Depression: It’s Not a Normal Part of Aging

September 24, 2020

Bette Davis once said, “Old age is not for sissies.” There are many versions of her quote but they all express the sentiment that aging is a process that requires courage, endurance and fortitude. We handle it best when we cope in the company of friends, family and community because, for many of us, aging may mean physical challenges, reduced income and a shrinking social circle. These factors, plus unrecognized depression, place some older adults—especially older men—at risk for suicide.

Suicide. It’s a topic that’s unpleasant to think about and difficult to discuss. But research shows that talking about it is exactly what’s needed. Depression is often unrecognized in older adults, where it may appear as insomnia and other sleep disturbances, loss of appetite, or a lack of interest in the activities one once enjoyed. But depression is highly treatable with effective medications and therapies, and the treated person may find a renewed interest and joy in life.

Of course, depression and other problems aren’t restricted by age. All of us face challenges as we age, whether in our 50s, 60s, or 90s. Learning to cope with retirement or job loss, a smaller budget, and those morning aches and pains are tasks for each of us. There are remedies available to everyone that become even more important as we grow older, including exercise, good nutrition, mindfulness and meditation, stress reduction, calming activities, and cultivating an optimistic attitude. But when these aren’t enough, it’s good to know that further help is available.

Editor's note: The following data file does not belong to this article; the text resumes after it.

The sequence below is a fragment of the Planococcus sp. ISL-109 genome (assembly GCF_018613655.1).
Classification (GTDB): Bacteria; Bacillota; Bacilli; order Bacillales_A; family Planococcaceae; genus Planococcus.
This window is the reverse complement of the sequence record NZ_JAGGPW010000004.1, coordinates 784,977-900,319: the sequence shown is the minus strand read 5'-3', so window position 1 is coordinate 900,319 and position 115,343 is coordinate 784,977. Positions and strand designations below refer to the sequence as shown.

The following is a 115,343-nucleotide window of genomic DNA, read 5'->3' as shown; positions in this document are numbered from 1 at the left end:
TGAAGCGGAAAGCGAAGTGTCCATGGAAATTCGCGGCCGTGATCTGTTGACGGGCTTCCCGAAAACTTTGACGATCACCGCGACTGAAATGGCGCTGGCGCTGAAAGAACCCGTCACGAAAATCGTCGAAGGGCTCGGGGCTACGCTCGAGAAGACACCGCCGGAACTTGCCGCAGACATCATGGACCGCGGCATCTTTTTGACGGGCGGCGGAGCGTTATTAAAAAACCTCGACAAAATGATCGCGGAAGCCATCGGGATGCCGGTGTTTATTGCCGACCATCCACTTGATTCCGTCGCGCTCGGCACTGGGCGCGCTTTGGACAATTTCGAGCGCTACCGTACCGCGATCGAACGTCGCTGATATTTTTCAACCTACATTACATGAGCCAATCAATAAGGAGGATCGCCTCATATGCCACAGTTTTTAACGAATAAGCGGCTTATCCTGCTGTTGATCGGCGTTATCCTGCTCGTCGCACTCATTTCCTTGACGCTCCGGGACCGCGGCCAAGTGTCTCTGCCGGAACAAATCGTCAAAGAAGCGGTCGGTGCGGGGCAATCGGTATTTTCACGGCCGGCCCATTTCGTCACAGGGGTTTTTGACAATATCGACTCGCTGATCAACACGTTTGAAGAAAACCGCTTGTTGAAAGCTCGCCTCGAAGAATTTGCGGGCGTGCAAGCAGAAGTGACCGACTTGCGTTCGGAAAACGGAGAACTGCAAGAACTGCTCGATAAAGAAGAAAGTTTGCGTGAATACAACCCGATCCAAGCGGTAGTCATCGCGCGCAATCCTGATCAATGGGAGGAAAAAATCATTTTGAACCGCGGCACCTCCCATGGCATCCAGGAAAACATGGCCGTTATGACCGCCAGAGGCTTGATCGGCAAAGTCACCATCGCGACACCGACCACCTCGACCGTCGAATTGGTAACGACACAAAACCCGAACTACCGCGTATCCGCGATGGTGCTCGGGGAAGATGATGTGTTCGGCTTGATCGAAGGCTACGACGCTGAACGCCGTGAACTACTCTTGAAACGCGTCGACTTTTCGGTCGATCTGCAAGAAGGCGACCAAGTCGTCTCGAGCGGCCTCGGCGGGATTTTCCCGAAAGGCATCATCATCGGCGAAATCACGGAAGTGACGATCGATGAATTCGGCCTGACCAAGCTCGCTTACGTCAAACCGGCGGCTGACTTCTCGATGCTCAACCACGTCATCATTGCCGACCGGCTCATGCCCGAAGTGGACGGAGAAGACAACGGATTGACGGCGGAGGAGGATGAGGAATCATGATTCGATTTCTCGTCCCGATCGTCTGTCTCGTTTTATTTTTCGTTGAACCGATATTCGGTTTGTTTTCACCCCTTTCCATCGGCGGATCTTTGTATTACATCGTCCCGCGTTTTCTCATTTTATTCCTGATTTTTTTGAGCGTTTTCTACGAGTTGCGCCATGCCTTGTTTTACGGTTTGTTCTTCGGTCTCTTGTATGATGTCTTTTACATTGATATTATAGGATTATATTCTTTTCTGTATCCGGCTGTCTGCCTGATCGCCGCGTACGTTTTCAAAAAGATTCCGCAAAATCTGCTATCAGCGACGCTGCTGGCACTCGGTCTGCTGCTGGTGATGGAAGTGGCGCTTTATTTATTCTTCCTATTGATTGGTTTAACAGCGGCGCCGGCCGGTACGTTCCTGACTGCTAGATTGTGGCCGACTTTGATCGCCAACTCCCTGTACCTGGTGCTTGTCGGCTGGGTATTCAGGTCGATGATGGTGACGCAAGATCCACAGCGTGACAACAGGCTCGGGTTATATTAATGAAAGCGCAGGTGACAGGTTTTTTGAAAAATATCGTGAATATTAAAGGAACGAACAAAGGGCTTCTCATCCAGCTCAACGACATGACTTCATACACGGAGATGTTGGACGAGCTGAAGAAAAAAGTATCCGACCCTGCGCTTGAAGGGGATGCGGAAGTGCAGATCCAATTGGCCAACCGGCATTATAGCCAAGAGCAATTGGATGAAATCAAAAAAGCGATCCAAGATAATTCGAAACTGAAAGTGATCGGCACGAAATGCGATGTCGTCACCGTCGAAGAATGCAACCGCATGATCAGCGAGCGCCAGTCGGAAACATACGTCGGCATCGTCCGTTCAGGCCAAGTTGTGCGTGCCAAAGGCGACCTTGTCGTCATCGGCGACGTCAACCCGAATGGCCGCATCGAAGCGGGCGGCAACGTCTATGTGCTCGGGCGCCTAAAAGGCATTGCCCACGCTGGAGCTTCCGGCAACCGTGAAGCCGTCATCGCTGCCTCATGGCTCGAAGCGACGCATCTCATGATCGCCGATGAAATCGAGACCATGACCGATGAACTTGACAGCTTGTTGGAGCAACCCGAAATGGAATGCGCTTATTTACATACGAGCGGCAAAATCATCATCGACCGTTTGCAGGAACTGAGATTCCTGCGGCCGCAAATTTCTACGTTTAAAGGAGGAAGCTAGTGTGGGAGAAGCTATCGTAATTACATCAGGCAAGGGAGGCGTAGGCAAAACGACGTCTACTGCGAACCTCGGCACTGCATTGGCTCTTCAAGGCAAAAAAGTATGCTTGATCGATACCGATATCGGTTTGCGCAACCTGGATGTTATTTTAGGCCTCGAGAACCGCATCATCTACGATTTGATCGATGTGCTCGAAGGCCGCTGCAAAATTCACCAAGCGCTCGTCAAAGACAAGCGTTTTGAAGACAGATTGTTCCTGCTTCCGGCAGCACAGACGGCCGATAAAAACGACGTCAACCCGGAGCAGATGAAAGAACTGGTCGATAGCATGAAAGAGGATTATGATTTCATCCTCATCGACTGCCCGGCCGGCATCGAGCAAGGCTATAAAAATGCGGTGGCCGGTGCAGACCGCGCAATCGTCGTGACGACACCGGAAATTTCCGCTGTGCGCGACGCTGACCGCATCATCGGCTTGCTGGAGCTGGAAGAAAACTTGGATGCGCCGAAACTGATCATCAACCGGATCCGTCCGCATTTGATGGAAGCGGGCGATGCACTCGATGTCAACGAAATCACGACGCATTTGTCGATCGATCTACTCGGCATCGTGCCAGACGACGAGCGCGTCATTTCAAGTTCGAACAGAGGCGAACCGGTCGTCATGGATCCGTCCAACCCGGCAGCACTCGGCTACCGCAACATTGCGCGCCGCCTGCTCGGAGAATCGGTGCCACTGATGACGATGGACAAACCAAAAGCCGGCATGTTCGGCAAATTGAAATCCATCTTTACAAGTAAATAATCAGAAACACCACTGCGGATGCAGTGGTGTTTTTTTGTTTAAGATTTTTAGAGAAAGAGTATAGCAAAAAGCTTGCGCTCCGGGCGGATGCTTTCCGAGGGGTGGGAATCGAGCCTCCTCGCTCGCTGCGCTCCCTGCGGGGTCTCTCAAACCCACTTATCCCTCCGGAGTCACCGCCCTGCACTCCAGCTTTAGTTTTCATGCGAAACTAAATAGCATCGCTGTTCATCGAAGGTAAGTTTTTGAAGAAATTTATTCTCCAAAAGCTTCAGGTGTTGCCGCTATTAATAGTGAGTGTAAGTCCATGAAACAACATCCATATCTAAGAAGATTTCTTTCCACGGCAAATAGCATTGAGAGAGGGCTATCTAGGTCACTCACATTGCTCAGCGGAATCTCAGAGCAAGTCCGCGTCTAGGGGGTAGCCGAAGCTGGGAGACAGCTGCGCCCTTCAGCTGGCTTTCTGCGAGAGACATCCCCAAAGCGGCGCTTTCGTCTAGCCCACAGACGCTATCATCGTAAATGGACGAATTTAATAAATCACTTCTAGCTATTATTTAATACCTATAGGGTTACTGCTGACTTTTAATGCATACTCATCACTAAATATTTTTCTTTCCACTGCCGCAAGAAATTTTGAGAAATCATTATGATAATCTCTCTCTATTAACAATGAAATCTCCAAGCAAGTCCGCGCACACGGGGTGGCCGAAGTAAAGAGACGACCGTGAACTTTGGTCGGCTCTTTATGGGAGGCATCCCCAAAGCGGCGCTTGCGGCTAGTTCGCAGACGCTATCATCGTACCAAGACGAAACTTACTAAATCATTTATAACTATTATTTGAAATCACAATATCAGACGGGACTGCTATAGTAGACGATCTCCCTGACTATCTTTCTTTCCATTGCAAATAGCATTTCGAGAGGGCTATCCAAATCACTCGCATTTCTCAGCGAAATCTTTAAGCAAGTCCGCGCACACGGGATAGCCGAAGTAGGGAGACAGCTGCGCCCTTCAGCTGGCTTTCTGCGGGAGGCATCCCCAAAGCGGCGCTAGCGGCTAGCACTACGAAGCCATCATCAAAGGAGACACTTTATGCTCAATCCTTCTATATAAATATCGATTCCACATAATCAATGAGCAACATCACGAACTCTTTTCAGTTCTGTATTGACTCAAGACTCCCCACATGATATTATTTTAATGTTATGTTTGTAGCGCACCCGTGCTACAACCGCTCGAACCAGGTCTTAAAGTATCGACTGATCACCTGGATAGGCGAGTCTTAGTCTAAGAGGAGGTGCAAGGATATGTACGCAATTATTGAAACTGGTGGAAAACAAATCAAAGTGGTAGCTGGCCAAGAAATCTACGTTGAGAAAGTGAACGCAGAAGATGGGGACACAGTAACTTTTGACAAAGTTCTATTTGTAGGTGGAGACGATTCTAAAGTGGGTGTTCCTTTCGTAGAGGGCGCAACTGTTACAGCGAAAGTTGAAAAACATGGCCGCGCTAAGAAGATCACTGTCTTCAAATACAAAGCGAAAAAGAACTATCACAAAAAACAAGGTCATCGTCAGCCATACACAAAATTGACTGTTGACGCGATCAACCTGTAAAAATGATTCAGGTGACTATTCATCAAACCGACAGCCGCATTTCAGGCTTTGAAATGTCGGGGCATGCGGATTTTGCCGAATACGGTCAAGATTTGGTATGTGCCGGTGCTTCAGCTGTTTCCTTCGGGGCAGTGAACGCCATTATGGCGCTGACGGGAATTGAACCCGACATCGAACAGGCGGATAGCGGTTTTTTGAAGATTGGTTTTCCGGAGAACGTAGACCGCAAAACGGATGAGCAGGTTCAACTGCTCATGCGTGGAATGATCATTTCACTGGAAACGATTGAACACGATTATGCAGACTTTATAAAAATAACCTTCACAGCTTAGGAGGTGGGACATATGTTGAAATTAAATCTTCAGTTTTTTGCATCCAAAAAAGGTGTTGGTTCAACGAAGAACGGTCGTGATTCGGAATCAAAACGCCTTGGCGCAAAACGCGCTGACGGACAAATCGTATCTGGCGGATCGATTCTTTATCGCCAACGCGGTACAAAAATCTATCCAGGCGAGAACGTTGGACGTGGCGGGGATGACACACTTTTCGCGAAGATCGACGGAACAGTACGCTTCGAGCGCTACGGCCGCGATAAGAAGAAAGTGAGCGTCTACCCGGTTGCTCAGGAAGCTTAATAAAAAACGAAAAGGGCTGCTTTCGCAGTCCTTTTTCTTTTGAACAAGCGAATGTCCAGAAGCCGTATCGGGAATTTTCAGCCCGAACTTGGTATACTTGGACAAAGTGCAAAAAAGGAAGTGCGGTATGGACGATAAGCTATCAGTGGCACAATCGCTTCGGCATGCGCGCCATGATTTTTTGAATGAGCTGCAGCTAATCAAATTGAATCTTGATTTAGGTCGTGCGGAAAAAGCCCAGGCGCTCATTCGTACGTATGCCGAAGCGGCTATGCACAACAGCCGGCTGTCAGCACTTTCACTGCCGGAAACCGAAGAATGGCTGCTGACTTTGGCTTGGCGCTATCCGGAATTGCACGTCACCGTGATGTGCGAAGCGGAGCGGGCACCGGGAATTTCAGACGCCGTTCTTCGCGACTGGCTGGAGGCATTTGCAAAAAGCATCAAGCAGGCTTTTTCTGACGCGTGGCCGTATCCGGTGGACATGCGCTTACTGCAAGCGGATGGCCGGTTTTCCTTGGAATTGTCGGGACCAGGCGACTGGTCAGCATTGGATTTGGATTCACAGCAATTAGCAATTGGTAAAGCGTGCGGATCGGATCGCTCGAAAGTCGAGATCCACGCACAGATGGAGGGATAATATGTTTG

If you’re concerned about a friend, relative or neighbor, don’t just stuff that worry away. Talk to your own parents or grandparents and ask direct questions. Bring up the topic of suicide overtly. The Prairie View Mental Health Crisis Line (800-362-0180) offers 24-hour support for people experiencing a wide range of mental health issues, including depression. For information about our services, call 800-992-6292.

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